As a bit of background, there are essentially three types of floor coverings: soft floors (carpet being the most famous example), resilient floors (vinyl, cork, rubber, linoleum, asphalt, and seamless floors), and hard floors (solid wood, engineered wood, laminate, natural stone, and ceramic and porcelain tiles). Soft floors are the most comfortable but least durable, hard floors are the least comfortable but most durable, and resilient floors are in between in both categories. Ceramic tiles fall squarely, if you’ll excuse the pun, on the hard side. You can’t soften them with padded underlayments; they’re hard from the start and won’t become gentler with age.
If you want soft or warm ceramic flooring, you’ll need area rugs, and lots of them
As a result, if you have limited furniture in your home and guests will spend a lot of time standing or sitting, they’re not going to be happy doing so on ceramic tile floors. You can ameliorate the hardness to a large degree with area rugs and throw rugs, depending on the pile you choose. We’d recommend high piles and soft carpet fibers to make your ceramics as comfortable as possible. That said, if you find yourself tempted to cover most of your ceramic floor with rugs because you can’t stand how hard it is, that’s a good sign that you’d be better suited to a different floor covering.
Similarly, ceramic tiles are good thermal insulators and poor thermal conductors, which means they aren’t going to hold on to heat–at all. Think of metals, which are the opposite. Metals gain heat and lose it rapidly, which is why your car will feel hot to the touch in summer and cool in the winter. Ceramic tiles, in contrast, gain heat very slowly, which means they’re going to feel cold all winter long under your feet. While they lose heat slowly, because they rarely get warm to begin with, you’re not going to enjoy warm tiles unless you live in a hot climate. Once again, you’ll want to invest in rugs, but this time, for warmth.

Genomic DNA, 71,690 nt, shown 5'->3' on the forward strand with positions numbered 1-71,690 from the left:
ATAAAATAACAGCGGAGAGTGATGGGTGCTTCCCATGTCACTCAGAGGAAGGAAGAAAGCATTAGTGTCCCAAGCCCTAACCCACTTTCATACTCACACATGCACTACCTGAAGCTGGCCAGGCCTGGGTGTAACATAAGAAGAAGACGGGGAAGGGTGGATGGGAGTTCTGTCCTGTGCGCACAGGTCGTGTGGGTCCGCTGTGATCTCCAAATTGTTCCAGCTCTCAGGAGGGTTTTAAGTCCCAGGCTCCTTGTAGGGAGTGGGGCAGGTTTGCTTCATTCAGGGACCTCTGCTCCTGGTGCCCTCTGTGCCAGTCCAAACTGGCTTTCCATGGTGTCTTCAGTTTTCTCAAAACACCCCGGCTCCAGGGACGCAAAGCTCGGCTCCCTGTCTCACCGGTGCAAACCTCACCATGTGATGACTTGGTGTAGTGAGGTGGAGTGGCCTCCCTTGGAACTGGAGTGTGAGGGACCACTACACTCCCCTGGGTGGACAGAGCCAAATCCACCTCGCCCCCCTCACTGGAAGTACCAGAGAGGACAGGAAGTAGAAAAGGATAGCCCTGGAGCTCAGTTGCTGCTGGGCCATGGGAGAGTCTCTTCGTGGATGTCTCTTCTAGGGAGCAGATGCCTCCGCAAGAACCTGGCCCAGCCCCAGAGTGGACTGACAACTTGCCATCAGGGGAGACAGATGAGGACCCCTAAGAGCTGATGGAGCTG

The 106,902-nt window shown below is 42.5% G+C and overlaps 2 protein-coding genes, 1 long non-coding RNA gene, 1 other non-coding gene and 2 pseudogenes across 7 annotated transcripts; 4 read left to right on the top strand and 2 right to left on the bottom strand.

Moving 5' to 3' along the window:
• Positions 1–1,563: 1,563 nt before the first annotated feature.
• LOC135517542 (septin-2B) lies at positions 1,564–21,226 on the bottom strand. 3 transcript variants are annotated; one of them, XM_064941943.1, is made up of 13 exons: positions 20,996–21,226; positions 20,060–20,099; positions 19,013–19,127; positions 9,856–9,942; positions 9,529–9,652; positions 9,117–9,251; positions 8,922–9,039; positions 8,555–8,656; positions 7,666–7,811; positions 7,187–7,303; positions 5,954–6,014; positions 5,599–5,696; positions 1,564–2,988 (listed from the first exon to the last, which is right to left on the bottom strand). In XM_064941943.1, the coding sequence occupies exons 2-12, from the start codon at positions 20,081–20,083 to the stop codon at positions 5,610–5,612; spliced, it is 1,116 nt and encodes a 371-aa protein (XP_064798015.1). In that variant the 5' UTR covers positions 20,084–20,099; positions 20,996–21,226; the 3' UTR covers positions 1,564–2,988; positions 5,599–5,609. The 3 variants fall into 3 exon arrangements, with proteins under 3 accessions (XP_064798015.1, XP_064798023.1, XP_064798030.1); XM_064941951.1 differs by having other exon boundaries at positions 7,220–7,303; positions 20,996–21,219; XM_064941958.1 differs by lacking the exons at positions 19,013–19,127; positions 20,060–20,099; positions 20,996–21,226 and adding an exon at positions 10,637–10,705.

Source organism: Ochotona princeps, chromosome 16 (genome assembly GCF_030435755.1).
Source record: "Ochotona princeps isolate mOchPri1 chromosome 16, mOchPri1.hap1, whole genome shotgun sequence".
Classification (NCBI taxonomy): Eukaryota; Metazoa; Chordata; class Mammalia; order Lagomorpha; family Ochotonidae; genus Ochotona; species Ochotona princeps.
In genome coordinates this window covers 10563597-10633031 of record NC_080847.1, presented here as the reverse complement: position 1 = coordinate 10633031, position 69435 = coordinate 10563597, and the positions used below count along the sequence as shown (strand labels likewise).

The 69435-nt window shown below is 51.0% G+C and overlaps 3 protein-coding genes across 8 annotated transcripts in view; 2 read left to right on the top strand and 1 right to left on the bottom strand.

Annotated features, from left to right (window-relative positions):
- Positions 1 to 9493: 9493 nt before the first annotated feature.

Are certain vacuums better suited for effectively cleaning ceramic floors?
While you can use just about any vacuum cleaner to maintain a ceramic floor (including robotic vacuum cleaners), if you want to polish your floors while cleaning them, we typically recommend giving bare floors like ceramics the Parquet brush treatment. A Parquet brush provides a good balance of suction and sheen to help clean your floors while managing dust efficiently.
We also recommend buying vacuums that will handle more than ceramic floor tiles, but all bare floors and every kind of carpet you might have in your home, as it’s more efficient to use one tool to manage a household instead of switching from machine to machine as you move from one floor to the next. Two vacuums that offer buy-it-for-life reliability, Parquet heads, and the ability to clean any carpet pile and style are the Miele Complete C3 Cat & Dog (reviewed here and here) and Miele Compact C2 Electro+ (reviewed here and here). We like both, but prefer the Cat & Dog for the additional power it offers when dealing with allergens.
If you find our research on PMC helpful, you can follow our efforts to keep maniacally reviewing home cleaning tools by shopping through our links above. We promise to keep fighting the good fight against every horror children, animals, and grown, yet messy humans can inflict upon a clean home.